The language and communication skills of foreign students have long been a concern in U.S. universities. The majority of U.S. universities require foreign students for whom English is not their native language to take English language proficiency tests such as the Test of English as a Foreign Language (TOEFL) as part of admission requirements. Some universities have included interventions to increase the success of Chinese students against their struggle to understand English course content. One such program is the Gateway to Successful Tomorrow Bilingual Degree Program (GST). The gap to be addressed on this study was that the effectiveness of GST has not been formally evaluated among foreign students particularly overseas Chinese students studying at U.S. universities. The purpose of this study was to examine the effectiveness of the GST among overseas Chinese students studying at U.S. universities as measured through students’ grade point averages (GPA) and TOEFL scores. The theoretical framework that guided this study was the Vygotsky’s sociocultural theory. The quantitative study used a causal comparative design to gather quantitative data from student achievement records and TOEFL scores. Pearson’s correlation analysis and analysis of variance were conducted to predict if underlying relationships exist among variables. Key findings of the analyses showed that GST students had a significantly higher GPA than non-GST student. However, results also indicated that there was no evidence that the GST program significantly improved TOEFL scores. The GST program had an overall positive impact on the international Chinese students’ academic performance and with continued research international students stand to gain even more from this program.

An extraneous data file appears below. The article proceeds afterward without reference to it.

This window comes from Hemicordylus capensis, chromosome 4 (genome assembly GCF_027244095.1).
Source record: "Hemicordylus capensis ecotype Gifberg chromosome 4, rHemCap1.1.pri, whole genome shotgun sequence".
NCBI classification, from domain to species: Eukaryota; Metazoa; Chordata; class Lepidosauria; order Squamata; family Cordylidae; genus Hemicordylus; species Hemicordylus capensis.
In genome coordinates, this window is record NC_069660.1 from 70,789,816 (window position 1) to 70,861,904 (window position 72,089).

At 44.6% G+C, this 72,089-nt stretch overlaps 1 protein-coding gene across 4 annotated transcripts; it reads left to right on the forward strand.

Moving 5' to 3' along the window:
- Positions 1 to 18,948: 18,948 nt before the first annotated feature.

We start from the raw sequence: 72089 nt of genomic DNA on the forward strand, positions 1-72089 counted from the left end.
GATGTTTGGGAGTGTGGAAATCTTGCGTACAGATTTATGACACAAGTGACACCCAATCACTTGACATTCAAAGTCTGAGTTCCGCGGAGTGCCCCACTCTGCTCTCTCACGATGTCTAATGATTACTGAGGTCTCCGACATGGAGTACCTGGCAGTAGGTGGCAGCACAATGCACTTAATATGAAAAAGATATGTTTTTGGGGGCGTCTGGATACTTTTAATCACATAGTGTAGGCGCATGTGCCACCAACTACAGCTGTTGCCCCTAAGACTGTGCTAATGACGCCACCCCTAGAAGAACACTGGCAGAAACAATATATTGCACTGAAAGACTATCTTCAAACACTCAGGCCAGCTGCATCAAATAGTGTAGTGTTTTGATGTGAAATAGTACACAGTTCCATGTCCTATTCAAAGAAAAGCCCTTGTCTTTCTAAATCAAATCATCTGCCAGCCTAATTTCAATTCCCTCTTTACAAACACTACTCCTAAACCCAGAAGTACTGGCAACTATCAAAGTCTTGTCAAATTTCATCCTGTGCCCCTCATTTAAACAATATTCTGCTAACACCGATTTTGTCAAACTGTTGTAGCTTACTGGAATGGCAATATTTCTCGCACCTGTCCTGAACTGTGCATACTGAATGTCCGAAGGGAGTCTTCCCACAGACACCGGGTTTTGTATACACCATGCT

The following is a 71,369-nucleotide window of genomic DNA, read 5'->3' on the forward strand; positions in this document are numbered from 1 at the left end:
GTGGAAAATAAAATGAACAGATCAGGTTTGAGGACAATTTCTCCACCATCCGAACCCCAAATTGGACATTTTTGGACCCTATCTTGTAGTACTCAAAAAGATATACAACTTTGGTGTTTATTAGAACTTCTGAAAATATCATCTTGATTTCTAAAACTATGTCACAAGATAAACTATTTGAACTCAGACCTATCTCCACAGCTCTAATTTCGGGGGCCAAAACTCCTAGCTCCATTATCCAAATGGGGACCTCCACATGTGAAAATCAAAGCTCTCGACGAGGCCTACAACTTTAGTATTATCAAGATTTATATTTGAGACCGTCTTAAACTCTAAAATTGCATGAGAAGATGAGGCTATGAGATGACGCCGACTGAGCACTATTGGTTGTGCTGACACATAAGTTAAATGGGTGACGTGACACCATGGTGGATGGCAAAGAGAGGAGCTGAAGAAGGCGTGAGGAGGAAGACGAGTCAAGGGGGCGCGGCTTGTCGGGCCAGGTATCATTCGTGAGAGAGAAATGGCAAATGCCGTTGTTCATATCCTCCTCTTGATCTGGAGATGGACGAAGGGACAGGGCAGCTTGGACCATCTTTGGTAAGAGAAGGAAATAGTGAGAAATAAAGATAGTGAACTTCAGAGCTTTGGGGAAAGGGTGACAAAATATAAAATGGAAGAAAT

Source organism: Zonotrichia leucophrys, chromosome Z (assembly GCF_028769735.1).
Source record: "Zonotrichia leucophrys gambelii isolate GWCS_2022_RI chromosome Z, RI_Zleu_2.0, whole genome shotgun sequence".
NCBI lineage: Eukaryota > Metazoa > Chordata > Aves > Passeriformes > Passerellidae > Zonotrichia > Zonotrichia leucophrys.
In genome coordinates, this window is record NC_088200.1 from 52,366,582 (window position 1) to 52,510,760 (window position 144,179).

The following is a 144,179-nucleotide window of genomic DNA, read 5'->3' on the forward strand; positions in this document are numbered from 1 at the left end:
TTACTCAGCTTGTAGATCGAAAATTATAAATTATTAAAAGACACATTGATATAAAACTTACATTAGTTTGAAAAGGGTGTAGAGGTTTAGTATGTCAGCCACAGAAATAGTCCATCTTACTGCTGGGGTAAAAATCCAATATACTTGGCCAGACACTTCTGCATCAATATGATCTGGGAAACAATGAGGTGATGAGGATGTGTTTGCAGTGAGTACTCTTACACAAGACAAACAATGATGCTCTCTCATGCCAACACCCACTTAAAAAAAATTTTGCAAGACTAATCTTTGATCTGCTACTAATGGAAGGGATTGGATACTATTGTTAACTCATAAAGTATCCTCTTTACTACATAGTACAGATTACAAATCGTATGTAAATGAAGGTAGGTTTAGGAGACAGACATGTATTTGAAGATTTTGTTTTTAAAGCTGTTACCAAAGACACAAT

|Commitee:||Larkin, George, Lewis, Kristie|
|Department:||Public Policy and Administration|
|School Location:||United States -- Minnesota|
|Source:||DAI-A 79/11(E), Dissertation Abstracts International|
|Subjects:||Bilingual education, English as a Second Language, Public policy, Higher education|
|Keywords:||Biingual education, Chinese students, ESL, Special program, U.S. higher education, University admission policy|
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